What Is TechCongress?

The Mission

Learn more on TechCongress' website!

TechCongress brings tech talent, ideas and training to Congress and to build a practical and pragmatic understanding of Washington within the tech community.  They bridge the divide of knowledge and experience between DC and Silicon Valley for better outcomes for both. 

The Fellowship

Learn more about the 2016 class of Congressional Innovation Fellows!

The Congressional Innovation Fellowship provides a unique opportunity to change Congress by injecting desperately needed technological expertise into the Legislative Branch.

The fellowship is a twelve-month residency on Capitol Hill, running from January to December.  Fellows work directly for a Member of Congress or Congressional Committee for the duration of their residency and may spend their time on technology-related issues like NSA surveillance reform, encryption, cybersecurity or network neutrality.  Typical duties may include: 

  • Briefing Members and staff about technology issues
  • Researching legislation 
  • Preparing for hearings or markups
  • Meeting with stakeholder groups and building coalitions

Fellowship Orientation

Fellows begin the program with a two week in-depth orientation.  

Week one consists of small group networking with policymakers, including one-on-one conversations with Members of Congress and their staff.  It also includes workshops on the following topics:

  • Legislative process, including House and Senate floor procedure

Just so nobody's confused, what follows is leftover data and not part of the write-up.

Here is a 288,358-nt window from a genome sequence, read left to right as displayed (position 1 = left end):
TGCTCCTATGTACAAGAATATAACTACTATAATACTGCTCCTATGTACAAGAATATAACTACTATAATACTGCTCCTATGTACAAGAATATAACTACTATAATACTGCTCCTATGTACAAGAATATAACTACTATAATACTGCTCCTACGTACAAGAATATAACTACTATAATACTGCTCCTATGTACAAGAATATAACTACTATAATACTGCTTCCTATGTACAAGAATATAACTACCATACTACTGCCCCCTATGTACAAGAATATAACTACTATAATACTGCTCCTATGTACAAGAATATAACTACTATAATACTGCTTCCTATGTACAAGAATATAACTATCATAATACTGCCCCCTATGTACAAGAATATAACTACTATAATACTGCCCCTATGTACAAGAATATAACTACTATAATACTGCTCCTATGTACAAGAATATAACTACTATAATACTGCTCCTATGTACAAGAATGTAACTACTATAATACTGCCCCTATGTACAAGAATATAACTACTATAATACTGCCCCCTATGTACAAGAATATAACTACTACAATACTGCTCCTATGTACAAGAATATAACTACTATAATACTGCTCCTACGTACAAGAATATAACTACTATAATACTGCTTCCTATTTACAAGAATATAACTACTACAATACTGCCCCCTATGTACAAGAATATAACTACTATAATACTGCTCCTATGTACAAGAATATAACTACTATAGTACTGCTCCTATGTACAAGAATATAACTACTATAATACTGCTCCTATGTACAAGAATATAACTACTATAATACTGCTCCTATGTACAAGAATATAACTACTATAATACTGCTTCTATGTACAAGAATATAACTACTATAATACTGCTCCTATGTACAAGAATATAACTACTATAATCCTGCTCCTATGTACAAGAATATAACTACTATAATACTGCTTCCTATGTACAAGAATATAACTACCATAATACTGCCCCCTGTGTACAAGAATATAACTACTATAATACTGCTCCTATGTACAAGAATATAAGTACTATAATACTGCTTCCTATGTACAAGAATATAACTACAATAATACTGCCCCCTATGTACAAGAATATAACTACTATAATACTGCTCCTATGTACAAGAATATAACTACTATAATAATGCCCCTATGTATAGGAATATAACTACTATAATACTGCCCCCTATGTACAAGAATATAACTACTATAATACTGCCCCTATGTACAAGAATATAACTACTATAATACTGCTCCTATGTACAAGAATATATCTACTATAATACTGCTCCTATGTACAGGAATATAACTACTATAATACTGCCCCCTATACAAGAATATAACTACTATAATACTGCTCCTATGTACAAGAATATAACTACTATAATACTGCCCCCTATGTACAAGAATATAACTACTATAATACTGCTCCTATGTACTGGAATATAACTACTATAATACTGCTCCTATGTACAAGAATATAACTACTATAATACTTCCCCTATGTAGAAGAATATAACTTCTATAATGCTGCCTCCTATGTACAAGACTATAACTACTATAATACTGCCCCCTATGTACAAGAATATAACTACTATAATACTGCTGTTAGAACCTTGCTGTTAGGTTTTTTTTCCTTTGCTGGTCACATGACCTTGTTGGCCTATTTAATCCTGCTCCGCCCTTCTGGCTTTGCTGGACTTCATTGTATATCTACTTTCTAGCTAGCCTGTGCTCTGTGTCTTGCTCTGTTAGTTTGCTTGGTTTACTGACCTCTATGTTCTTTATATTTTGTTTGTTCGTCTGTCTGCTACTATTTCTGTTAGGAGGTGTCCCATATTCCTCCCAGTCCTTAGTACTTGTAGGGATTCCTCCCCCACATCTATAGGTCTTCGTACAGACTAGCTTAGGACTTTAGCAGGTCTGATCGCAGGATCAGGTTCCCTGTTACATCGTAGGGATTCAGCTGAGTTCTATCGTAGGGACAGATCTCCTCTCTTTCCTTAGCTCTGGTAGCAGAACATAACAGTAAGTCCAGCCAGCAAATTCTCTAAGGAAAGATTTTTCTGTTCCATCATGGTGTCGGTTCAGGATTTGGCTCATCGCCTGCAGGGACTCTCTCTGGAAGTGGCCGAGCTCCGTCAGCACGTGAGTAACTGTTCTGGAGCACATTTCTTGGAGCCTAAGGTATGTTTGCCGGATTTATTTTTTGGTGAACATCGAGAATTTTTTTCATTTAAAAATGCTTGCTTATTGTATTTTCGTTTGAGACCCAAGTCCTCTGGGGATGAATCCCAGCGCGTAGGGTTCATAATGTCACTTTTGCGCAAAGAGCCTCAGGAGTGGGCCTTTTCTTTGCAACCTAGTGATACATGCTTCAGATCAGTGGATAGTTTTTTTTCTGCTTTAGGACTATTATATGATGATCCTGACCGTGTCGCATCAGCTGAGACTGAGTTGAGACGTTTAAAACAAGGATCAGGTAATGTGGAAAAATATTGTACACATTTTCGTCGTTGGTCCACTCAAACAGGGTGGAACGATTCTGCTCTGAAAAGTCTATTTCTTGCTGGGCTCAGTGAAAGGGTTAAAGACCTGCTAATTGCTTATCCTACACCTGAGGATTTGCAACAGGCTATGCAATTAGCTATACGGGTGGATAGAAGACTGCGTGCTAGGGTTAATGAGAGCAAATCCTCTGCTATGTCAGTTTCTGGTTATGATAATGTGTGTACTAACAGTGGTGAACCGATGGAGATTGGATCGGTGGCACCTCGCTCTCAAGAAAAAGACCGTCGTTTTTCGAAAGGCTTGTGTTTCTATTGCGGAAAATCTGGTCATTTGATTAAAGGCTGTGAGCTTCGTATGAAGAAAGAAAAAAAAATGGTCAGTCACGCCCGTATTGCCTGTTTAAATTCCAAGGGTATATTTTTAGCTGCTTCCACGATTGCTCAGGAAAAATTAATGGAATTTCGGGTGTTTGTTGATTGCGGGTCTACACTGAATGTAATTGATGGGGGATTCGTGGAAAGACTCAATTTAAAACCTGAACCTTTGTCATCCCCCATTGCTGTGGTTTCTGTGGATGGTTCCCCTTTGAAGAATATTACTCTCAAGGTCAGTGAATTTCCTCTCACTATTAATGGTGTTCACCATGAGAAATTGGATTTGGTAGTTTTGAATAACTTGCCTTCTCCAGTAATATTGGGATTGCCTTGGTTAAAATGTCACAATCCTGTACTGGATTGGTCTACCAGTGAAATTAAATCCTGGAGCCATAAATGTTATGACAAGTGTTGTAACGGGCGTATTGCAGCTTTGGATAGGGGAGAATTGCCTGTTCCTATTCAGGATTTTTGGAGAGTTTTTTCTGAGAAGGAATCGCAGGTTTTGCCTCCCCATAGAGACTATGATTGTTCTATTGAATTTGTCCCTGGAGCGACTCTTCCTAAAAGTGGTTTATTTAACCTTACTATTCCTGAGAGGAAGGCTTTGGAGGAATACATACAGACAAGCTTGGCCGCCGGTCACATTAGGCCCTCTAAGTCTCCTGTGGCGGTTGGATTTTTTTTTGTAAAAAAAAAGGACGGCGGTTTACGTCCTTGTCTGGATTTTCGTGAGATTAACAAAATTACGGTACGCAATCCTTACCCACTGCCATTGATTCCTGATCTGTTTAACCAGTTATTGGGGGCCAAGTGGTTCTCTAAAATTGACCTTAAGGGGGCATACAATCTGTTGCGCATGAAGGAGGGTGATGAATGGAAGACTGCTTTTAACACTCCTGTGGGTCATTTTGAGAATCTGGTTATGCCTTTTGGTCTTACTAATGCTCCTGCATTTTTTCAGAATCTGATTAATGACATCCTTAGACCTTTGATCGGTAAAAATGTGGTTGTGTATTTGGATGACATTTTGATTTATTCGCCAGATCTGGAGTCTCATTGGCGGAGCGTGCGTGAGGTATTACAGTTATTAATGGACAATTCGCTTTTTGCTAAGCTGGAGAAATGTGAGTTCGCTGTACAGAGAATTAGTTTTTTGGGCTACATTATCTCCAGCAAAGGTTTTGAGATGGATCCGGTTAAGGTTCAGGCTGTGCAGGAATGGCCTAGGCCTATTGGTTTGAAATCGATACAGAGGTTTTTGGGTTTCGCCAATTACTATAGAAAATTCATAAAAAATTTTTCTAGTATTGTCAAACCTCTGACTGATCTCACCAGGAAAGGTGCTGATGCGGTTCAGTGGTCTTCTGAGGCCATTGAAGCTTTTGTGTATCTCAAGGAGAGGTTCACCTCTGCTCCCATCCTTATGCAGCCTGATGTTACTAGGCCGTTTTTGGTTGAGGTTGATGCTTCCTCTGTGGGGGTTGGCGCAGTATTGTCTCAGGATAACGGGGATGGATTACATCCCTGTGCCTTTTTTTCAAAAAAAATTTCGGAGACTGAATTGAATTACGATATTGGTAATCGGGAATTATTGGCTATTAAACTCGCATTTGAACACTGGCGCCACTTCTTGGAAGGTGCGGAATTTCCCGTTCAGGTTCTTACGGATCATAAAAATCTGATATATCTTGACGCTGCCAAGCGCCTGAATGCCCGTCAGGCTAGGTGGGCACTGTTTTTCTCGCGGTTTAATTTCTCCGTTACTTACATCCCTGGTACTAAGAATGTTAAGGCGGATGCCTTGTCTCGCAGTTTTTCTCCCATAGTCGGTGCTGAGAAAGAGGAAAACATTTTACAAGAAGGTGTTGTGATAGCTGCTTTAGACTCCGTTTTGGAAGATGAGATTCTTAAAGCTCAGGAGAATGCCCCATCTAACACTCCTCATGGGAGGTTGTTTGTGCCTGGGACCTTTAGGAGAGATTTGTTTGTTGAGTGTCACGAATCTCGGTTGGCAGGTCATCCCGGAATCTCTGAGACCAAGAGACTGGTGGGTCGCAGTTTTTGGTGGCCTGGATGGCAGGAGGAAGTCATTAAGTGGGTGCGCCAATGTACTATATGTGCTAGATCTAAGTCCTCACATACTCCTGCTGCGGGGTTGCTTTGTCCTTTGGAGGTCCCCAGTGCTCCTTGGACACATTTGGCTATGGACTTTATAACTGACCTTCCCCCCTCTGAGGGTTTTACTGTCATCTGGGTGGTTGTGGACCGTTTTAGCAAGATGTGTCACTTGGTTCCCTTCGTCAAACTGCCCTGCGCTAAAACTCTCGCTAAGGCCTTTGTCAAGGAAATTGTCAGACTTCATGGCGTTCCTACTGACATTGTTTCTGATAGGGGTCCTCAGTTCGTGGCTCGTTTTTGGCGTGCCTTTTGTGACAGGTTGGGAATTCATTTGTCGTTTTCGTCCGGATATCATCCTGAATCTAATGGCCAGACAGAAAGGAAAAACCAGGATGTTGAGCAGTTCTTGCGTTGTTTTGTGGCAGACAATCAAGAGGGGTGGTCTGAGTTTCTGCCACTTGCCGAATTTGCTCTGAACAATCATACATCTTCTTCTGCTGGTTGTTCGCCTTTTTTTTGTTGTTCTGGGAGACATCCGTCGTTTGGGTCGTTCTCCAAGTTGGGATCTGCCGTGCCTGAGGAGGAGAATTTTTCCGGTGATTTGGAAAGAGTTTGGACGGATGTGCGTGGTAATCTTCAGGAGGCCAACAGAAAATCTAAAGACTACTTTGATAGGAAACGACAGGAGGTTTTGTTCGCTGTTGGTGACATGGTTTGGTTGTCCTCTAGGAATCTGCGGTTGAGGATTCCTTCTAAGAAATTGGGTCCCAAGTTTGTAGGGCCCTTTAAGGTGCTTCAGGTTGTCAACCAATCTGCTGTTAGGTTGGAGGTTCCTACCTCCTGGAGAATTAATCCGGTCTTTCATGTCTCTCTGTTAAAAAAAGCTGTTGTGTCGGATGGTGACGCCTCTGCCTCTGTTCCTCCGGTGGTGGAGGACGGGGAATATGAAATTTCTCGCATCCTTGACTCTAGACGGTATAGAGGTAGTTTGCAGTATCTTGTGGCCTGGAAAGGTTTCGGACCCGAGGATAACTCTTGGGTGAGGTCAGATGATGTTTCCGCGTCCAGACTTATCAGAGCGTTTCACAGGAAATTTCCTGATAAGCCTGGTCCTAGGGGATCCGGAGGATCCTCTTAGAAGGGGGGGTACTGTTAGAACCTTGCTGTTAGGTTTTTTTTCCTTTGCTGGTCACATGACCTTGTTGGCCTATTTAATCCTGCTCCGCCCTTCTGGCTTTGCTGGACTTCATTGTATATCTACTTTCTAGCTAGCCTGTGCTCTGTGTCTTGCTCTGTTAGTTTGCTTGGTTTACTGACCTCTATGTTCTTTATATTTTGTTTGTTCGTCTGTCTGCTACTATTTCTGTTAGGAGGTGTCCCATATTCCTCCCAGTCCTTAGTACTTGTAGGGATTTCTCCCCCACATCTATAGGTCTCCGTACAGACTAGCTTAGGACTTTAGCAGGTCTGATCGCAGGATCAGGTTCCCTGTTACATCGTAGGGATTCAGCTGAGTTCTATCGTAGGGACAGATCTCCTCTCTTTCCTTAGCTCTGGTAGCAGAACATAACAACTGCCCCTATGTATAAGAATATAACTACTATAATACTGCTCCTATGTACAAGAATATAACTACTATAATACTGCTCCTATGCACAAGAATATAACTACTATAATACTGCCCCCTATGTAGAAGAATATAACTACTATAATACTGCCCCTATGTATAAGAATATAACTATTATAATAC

• Committees and Committee process
  • Federal budgeting and appropriations
  • Technology policy deep-dives 
  • Overall leadership development

In week two, fellows visit with tech policy thought leaders at academic institutions, civil society groups and technology companies to explore the range of perspectives on common tech policy challenges. 

Commitment to Diversity

TechCongress is committed to building an ecosystem of diverse, cross-­sector technology policy leaders. We recognize that diversity is a problem in the technology community and are working to be part of the solution. Diversity is also a problem on Capitol Hill, where hiring is often based on pre-­existing relationships and many entry ­level jobs do not pay a living wage, making it difficult for individuals that don’t come from money to begin a career and subsequently advance in Congress. We embrace diversity across multiple dimensions and encourage applicants from underrepresented communities in technology and in Congress, including those from minority gender, race, sexual orientation and socio­economic groups. We pay a living wage and create a pathway into Congress that does not exist for underrepresented groups.